Bahá’í Institutions, the Community, and the Individual: “I Am No Longer a Purely Social Bahá’í”

Bahá’í Institutions, the Community, and the Individual: Challenges and Changes 2018
Faculty: Barney Leith, Wendi Momen

A Bahá’í for forty-six years, an assistant to an Auxiliary Board member for protection, and a veteran of sixteen Wilmette Institute courses, Judy Russell from Prescott, Arizona, USA, has found that the course Bahá’í Institutions, the Community, and the Individual 2018 is an ongoing learning experience. She is a part-time writing tutor at Yavapai Community College in Prescott and teaches a children’s class at her apartment complex. Her interests include working with youth to “carry forward an ever-advancing civilization”; studying the Bahá’í Faith with the Wilmette Institute; subjects related to the Five Year Plan; climate change (the course on that topic is one of her sixteen courses); and racial justice. But what about the ongoing-ness of her learning experience? In May 2018, when Judy finished the course on Bahá’í Institutions, the Community, and the Individual, she posted a Learning Self-Assessment. Then In July she sent additional comments. Read on to see what she has written about her learnings in the course.—THE EDITORS

Judy RussellJudy’s May 2018 Learning Self-Assessment. In May, as she was finishing the course, Judy wrote this: “I know this class has enriched my service as an assistant. It has been valuable for understanding the current [Five Year] Plan and materials at a deep level. I still plan to write an essay about concepts in the course, based on several of the questions.” As for some of new understandings and insights, she had this to say: “I gained many insights from reading Paul Lample’s work, Janet Khan’s book, and the outside reading materials. I really liked the readings about community.”

Judy’s new skills are more than the faculty could have hoped for: “My ability to read abstruse writings, like the philosophy and sociology in the selections, has greatly improved. My concentration and desire to explore ideas about the three protagonists [institutions, the community, and the individual] has grown. I can speak more fluently about the Faith.” Her new feelings and attitudes are equally impressive:

My reverence for the writings of ‘Abdu’l-Bahá has grown and my love for solitude spent reading intellectual and spiritual subjects related to the Faith has grown. I feel more like my old self, when I studied in school, rather than being a purely social Bahá’í. I feel a great appreciation for the teachers of this course—Wendi Momen and Barney Leith—whom I have admired from a distance during my four and a half decades as a Bahá’í and who gave me, especially Barney, a true understanding of the meaning of the Bahá’í concept of the independent investigation of truth, both in the readings they chose for the course and in the kindness with which they accepted my comments. It was a milestone in my life.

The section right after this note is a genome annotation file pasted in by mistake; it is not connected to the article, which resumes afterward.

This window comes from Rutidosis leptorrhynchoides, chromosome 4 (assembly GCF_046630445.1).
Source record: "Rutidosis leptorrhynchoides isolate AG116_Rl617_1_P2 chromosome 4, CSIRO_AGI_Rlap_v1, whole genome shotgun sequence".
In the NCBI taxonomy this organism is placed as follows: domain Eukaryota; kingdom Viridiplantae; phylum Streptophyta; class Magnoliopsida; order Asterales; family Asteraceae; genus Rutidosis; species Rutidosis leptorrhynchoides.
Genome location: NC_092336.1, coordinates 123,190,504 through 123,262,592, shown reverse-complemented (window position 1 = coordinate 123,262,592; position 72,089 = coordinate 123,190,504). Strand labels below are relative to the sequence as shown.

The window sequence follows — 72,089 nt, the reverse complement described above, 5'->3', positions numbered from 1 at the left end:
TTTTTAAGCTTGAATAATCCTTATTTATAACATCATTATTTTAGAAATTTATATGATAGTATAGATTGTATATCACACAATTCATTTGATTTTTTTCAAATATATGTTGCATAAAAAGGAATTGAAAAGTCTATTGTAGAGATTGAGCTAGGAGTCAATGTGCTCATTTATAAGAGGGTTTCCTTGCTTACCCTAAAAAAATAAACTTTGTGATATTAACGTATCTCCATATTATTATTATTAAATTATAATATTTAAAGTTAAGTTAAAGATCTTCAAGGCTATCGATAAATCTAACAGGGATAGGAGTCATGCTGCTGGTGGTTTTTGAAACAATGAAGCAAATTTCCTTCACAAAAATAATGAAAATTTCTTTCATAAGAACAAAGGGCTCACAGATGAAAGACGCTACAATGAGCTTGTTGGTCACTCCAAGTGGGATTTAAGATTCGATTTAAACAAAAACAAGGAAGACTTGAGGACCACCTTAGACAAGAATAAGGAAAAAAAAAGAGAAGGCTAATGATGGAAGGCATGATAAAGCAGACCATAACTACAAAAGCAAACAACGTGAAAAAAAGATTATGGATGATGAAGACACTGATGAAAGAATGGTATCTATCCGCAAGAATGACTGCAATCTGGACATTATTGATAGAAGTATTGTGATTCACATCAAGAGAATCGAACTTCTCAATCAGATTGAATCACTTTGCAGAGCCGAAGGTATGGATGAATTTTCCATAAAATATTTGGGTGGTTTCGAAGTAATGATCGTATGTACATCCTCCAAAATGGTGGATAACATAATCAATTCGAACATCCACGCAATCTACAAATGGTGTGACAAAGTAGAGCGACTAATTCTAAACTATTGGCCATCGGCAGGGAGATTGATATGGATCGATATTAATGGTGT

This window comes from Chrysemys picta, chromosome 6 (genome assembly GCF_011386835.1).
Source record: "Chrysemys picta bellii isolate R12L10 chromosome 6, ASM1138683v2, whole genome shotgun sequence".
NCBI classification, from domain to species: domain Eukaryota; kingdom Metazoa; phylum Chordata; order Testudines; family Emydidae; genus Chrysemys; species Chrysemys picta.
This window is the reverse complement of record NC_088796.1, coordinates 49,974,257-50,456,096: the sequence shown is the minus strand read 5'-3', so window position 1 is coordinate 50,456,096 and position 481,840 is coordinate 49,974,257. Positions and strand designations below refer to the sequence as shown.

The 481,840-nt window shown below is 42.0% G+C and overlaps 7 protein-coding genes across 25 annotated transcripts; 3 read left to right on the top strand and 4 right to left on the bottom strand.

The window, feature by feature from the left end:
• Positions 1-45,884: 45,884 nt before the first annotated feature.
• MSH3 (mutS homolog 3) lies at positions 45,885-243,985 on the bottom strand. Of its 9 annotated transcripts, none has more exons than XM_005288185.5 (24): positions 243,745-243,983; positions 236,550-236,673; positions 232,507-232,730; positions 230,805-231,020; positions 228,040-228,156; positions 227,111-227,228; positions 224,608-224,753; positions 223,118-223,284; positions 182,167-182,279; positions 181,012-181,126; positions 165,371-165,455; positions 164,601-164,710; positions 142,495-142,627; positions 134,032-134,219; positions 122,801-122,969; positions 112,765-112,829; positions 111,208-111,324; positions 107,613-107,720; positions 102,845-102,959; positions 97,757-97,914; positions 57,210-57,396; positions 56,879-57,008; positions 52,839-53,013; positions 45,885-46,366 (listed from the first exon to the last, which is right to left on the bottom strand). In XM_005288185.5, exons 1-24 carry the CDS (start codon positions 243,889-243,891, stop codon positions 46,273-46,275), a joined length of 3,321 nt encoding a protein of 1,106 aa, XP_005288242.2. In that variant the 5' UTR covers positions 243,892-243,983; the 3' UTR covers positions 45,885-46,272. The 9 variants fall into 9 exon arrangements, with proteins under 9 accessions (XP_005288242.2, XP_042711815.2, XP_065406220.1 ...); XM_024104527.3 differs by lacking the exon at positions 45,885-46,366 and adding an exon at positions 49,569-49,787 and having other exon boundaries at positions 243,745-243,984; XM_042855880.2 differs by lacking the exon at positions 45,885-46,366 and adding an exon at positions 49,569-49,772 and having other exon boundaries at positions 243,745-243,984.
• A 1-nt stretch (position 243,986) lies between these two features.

As for Judy’s new values and beliefs, she has come to value her individual deepening:

My value regarding scholarship has deepened. I truly appreciate intellectual/spiritual highly complex thoughts more. I feel I have been “dumbed down” by the same thoughts about the Faith that everyone says, lo these past forty-six years, and I am thrilled to value higher ground. I intend to continue to read and appreciate the solitude.

Now that the course has ended, how is Judy applying what she has learned? She wrote this: “I can definitely use what I have learned. It may not be a direct use, but the concepts will be reviewed and hopefully will permeate my tasks as an assistant [to an Auxiliary Board member for protection] and in my teaching work with youth. I foresee having deep conversations and reviewing course readings to help me be relevant to the current processes of thought.

Judy’s Re-Evaluation of Her Learnings in July 2018. When Wilmette Institute staff asked Judy in July 2018 how Bahá’í Institutions, the Community, and the Individual has affected her life, she explained the changes this way:

  • The readings were excellent and gave me a firm basis for action, as well as pure pleasure in deepening my knowledge. I can’t say enough how much I enjoyed and was challenged by the coursework.
  • As an assistant to an Auxiliary Board member, I was frequently, at least weekly, in conversation with other assistants statewide in order to further the expansion of the Faith to youth and junior youth in Milestone 1 clusters. I was able to apply my knowledge in this situation. I read a compilation of writings about The Institution of the Counsellors, and I really understood it! I don’t know how to quantify my learning in this instance, but the course helped.
  • When doing my own teaching work in the neighborhood, as I discussed with [faculty member] Barney Leith, I was quite inspired to do more by the class.
  • Our Spiritual Assembly [in Prescott, Arizona] recently asked me to be their representative to an intercommunity Bicentenary Committee. Without the background in this class, I would have hesitated. I have much greater respect for our Spiritual Assembly now, and I am clear on how to act as an individual in this situation.
  • All in all, I found a lot of joy in studying.

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